The recently released report by the Organization for Economic Cooperation and Development (OECD) titled “OECD Economic Surveys: China 2017 Report” paints an ominous picture of the threats facing China’s economy.
The OECD is particularly concerned with the high level of debt in proportion to overall GDP within China. Furthermore, the engines of investment and exports, which propelled the Chinese economy to world-leading rates of growth, are starting to run out of steam.
The OECD reports outstanding debt within China exceeds GDP by 250 percent. The debt figure is comprised of corporate, governmental and individual debt. By any standard, this figure is very high. The largest component of debt resides in the corporate sector with total debt in excess of 170 percent of GDP.
The above figures indicate that instead of dialing back its credit-fueled growth, China has continued to rely on credit expansion as a means of meeting GDP growth targets. Over the past year, a good deal of this credit was injected into the state-owned sector as well as continued investment in infrastructure and related construction.
Realizing China’s high reliance on investment and exports to drive its GDP, reform-minded policymakers have tried to steer the economy in a different direction. Critics, both internally and externally, have cited the fundamental unsustainability of its growth model.
Much of the growth has been reliant on two things — debt and global demand for its exports. Excessive debt increases the overall risk within the economy with the consequential increase of default risk while the demand for China’s exports has lagged the supply of exportable goods.
To rebalance the economy, Chinese policymakers wish to emphasize a shift toward technologically-driven innovation over low-end manufacturing as the path toward sustainable growth. That China is currently caught in the “middle income trap” describes the limits of using cheap labor and conversion of raw materials as a driver of growth.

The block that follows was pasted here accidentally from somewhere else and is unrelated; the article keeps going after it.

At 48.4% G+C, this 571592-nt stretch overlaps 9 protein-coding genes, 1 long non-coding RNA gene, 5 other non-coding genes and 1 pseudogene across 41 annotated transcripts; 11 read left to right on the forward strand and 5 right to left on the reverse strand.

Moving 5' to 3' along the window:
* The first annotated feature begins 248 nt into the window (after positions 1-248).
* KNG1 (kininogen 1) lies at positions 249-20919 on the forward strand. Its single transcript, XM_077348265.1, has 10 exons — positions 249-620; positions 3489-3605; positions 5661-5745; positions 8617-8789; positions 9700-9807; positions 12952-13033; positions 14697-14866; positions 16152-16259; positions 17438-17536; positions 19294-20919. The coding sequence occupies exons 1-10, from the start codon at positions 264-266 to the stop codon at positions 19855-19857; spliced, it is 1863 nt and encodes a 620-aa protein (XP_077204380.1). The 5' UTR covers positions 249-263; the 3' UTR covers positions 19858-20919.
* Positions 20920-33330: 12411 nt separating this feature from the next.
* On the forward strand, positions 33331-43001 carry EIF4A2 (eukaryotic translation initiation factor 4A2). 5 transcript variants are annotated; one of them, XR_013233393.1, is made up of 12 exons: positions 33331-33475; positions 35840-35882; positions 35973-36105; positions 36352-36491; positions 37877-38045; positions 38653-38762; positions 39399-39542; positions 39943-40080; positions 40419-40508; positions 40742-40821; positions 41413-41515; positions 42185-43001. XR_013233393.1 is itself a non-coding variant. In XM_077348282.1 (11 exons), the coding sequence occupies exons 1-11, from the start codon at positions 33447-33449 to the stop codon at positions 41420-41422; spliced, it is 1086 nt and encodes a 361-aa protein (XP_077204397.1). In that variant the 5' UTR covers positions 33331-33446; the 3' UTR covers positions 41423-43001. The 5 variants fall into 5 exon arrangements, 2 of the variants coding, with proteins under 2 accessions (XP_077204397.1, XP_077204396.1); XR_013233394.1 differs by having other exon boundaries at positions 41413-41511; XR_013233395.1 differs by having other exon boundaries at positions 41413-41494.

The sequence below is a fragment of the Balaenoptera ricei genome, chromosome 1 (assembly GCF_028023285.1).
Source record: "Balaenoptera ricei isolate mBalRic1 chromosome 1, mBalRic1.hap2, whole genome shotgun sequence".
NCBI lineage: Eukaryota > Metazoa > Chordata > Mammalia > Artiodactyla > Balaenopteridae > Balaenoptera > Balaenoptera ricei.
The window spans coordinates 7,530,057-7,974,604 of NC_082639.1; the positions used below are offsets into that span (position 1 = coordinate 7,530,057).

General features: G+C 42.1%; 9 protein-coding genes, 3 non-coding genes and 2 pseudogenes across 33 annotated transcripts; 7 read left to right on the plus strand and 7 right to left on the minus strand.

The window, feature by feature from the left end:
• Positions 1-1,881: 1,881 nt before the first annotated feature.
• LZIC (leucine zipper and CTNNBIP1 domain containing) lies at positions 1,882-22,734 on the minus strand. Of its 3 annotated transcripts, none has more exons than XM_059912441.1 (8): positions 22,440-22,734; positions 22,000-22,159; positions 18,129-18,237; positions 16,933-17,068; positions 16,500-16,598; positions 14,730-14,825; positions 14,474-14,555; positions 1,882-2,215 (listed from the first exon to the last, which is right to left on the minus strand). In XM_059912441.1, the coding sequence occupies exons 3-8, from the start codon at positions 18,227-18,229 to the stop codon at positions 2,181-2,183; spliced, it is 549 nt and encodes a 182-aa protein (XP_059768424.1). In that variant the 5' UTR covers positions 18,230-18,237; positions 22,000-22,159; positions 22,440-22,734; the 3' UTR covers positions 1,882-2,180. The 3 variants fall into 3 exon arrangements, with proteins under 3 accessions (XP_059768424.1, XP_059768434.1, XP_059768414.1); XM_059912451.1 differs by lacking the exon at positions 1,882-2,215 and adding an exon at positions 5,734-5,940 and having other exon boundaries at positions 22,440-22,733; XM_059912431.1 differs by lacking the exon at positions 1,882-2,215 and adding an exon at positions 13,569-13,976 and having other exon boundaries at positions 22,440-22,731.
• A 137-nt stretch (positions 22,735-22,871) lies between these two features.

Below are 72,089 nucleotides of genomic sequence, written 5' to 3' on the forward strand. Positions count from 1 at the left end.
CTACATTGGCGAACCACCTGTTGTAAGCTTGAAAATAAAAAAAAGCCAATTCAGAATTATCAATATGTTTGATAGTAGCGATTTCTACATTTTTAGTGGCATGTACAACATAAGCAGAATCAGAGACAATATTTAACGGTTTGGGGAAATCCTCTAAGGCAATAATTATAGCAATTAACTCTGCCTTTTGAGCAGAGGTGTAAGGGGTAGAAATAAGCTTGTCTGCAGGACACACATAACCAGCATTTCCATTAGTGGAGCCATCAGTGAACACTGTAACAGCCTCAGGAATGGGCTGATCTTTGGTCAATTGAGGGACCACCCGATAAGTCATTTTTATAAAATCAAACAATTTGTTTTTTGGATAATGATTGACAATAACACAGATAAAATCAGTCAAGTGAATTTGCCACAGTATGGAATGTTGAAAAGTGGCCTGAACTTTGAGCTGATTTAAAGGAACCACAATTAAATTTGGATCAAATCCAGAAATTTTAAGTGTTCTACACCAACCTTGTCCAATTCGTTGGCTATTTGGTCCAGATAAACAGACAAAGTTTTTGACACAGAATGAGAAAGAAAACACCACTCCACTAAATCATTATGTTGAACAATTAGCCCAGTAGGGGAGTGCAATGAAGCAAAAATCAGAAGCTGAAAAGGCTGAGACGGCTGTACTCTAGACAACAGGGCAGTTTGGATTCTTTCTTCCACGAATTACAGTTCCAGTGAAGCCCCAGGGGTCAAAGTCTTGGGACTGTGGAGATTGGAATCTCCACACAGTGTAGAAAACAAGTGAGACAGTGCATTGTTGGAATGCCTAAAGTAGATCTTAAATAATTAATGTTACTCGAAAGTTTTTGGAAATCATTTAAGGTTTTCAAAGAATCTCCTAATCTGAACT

First off, labor is no longer cheap in China, and the costs of inputs and raw materials have escalated, placing limits on the reliability of this as a driver of growth. The OECD report indicates that much of the well-intentioned policy and incentives to accelerate technologically-driven innovation have fallen short of expectation.
For China’s leaders, it is much easier to talk about innovation than to achieve it in practice. While China has been leading the pack in filing patents, much of what has been patented is of little practical use or worthy of adoption. This state of affairs begs the question, can innovation be cultivated by governmental dictate or is innovation derived from a unique set of circumstances, both governmental and non-governmental?
Critics of China’s model of innovation cite the absence of intellectual property protection, a rigid educational system that emphasizes rote memorization, the lack of internet access and free flow of information and the vetting of ideas that in some manner “offends” conformist political ideology as barriers to intellectual thought and the pursuit of innovation.
To be fair, it is not as if China and the Chinese are not inventive people. Take a ride on their high-speed rail trains and you will marvel at the technology and innovation that was applied toward this famously splendid system of transportation. In many ways, large and small, China has made great leaps in technological advancement and material progress.
That being said, China also has a way to go if it is going to match the sheer inventiveness of the United States or Western Europe. If there is any bright spot in the Western economies, it is the ability of these economies to innovate and find new ways of doing things, creating new industries along the way.
It is the productivity gains that result from such innovation that have been the driving force of the United States. So long as we do not screw this up, progress should continue into the future.
Technological advancement and innovative breakthroughs require a host of complimentary activities and institutions to support its growth. Many of these tangible and intangible elements are simply absent in modern-day China.
Arthur Dong is a professor of strategy and economics at Georgetown University’s McDonough School of Business.
The views expressed by contributors are their own and not the views of The Hill.